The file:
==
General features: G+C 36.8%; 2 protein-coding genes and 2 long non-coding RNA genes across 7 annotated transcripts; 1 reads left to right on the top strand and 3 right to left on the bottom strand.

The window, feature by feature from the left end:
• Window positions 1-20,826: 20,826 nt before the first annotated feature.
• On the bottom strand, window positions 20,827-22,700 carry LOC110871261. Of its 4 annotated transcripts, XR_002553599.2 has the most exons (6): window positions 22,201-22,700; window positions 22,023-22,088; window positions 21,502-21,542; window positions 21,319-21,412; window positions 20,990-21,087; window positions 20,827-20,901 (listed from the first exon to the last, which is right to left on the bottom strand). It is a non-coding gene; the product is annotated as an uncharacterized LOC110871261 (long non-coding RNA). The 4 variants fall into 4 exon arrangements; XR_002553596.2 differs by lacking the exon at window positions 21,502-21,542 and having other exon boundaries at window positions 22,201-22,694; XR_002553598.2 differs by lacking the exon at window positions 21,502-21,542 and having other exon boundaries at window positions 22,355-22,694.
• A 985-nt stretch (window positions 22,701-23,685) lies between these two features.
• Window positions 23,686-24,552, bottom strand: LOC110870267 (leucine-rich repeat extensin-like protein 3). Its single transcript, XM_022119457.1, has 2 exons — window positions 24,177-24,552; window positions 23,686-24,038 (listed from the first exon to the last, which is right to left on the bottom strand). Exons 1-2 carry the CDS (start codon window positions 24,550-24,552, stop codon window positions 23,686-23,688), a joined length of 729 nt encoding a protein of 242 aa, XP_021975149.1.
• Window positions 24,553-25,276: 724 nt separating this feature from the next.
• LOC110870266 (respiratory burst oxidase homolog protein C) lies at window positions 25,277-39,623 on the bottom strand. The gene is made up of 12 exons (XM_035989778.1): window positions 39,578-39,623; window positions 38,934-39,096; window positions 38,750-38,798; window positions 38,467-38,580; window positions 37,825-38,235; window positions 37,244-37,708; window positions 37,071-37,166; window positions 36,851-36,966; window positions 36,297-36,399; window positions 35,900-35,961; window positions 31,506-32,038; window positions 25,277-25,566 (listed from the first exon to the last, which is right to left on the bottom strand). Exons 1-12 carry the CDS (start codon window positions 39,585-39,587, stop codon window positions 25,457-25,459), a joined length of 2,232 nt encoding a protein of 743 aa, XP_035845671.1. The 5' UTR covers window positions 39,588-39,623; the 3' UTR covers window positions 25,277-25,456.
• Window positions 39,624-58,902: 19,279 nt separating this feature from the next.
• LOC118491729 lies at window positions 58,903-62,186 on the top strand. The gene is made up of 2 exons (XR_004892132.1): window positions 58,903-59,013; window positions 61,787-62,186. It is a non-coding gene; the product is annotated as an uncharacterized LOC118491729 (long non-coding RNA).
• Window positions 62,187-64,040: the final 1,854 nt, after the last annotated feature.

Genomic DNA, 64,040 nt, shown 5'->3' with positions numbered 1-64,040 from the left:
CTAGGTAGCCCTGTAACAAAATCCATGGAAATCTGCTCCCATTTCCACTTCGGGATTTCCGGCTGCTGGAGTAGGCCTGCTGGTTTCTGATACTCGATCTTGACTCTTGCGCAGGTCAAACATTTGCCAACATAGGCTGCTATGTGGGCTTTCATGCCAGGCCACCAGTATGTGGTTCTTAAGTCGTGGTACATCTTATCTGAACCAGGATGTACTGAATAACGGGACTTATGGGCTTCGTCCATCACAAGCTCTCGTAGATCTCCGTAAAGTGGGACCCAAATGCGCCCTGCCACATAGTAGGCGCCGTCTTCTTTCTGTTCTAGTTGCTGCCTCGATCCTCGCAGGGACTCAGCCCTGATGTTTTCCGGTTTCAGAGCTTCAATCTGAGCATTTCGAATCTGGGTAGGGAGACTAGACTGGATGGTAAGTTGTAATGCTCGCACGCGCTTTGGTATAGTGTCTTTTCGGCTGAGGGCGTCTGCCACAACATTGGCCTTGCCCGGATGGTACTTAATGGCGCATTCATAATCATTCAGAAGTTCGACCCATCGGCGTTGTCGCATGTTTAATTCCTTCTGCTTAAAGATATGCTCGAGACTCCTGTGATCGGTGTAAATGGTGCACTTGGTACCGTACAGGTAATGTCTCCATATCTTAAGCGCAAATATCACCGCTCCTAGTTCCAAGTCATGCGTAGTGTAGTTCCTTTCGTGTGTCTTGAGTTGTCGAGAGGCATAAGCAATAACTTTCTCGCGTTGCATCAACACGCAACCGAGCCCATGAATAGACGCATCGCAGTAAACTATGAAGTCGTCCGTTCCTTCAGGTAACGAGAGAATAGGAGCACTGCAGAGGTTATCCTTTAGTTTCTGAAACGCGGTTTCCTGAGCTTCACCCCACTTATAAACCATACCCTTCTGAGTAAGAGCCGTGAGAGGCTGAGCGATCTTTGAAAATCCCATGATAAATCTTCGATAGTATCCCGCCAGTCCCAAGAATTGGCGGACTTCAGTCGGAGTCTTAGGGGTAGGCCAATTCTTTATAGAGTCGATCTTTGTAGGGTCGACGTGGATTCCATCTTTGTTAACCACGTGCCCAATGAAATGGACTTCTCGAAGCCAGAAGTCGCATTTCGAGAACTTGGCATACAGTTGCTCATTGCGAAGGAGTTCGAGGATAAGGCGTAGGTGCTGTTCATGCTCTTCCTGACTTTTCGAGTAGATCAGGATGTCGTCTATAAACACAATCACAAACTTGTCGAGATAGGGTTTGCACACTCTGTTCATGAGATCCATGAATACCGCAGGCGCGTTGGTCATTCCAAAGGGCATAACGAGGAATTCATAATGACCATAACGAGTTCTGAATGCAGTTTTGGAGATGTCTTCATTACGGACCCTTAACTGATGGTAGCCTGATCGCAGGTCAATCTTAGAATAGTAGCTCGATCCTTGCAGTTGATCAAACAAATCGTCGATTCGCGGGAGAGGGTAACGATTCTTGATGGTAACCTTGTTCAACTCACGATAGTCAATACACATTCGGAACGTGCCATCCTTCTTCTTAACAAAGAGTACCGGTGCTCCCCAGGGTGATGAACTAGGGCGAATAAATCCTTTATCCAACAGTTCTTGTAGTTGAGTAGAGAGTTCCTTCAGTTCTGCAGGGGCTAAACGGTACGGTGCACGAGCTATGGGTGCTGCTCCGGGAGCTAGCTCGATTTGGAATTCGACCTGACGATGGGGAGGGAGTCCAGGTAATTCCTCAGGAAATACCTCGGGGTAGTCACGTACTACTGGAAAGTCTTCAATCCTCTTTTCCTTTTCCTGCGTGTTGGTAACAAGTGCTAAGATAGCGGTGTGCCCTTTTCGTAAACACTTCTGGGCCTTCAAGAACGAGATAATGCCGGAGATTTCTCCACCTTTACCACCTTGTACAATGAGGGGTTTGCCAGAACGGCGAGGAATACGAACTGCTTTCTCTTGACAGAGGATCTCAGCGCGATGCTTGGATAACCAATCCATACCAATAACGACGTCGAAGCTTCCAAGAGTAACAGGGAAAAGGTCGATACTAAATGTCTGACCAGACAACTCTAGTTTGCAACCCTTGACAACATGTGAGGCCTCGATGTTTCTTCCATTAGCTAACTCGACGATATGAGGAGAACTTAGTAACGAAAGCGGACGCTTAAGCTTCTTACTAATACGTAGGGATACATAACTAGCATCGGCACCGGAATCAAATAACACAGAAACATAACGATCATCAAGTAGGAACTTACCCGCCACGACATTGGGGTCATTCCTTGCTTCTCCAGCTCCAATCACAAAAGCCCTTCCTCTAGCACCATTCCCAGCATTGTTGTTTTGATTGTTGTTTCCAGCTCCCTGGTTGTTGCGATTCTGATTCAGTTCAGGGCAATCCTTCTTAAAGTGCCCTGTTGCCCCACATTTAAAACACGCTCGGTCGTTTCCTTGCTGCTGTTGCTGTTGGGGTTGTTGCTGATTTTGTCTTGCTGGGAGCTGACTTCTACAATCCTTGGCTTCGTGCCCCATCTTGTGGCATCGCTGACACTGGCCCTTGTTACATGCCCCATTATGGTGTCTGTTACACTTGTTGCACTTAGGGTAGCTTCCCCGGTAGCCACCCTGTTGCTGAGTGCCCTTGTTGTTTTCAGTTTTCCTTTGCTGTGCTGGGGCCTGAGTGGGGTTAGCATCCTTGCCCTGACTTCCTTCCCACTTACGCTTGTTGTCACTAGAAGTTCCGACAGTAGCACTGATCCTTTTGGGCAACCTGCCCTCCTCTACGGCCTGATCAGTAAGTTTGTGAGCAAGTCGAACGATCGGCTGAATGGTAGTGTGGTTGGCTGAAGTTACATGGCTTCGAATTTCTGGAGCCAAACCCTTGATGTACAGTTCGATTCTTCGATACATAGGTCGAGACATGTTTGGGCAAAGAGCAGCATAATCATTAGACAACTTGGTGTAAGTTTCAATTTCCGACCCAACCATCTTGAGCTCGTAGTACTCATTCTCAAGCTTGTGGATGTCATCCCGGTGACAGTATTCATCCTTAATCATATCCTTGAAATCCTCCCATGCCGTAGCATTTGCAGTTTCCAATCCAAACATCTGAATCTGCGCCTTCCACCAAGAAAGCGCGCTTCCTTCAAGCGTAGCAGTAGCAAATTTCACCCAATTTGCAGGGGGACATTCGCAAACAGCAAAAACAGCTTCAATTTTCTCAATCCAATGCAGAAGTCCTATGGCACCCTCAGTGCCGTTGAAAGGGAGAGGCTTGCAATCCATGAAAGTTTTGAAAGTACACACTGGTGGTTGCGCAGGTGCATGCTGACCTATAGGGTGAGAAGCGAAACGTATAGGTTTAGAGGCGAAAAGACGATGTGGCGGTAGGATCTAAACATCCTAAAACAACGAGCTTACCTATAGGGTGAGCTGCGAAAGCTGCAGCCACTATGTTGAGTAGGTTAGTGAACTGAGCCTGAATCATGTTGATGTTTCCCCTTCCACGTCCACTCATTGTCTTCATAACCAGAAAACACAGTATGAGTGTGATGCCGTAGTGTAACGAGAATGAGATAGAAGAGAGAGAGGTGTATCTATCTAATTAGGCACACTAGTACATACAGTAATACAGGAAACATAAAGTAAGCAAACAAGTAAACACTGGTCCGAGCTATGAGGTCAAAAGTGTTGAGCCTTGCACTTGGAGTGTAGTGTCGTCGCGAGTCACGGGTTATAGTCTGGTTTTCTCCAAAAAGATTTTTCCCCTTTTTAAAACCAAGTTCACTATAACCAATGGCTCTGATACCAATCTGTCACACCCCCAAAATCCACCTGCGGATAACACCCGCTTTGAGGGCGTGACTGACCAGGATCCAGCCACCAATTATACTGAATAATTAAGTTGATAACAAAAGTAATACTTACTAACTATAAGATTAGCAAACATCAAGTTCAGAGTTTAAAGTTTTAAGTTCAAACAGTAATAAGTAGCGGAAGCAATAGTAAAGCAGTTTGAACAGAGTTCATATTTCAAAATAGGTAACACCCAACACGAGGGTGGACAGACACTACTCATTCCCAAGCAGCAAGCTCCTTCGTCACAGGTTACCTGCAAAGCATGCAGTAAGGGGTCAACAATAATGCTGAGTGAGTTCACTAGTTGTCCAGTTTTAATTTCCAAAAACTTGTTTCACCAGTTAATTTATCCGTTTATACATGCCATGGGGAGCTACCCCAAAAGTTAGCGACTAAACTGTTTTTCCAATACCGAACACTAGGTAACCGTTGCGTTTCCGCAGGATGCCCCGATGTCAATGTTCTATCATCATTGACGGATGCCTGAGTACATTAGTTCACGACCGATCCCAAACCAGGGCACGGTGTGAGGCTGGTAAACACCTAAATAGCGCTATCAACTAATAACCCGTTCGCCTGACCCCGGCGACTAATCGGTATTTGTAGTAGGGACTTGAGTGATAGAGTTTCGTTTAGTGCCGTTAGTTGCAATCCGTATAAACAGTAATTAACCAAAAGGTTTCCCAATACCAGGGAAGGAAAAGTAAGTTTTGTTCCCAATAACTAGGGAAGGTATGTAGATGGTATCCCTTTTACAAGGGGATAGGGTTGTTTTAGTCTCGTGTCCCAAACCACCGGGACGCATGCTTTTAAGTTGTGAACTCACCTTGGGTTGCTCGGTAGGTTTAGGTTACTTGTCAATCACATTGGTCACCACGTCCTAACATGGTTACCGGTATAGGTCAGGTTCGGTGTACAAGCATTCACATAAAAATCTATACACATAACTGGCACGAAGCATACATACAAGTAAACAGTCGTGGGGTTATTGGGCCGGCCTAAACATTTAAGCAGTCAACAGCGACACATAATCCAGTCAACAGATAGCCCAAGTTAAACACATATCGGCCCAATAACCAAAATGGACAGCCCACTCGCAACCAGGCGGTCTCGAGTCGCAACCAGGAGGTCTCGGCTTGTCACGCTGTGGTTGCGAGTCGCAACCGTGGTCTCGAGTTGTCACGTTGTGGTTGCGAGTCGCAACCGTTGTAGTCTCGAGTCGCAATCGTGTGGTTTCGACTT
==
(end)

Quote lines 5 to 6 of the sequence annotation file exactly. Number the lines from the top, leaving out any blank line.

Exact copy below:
• A 985-nt stretch (window positions 22,701-23,685) lies between these two features.
• Window positions 23,686-24,552, bottom strand: LOC110870267 (leucine-rich repeat extensin-like protein 3). Its single transcript, XM_022119457.1, has 2 exons — window positions 24,177-24,552; window positions 23,686-24,038 (listed from the first exon to the last, which is right to left on the bottom strand). Exons 1-2 carry the CDS (start codon window positions 24,550-24,552, stop codon window positions 23,686-23,688), a joined length of 729 nt encoding a protein of 242 aa, XP_021975149.1.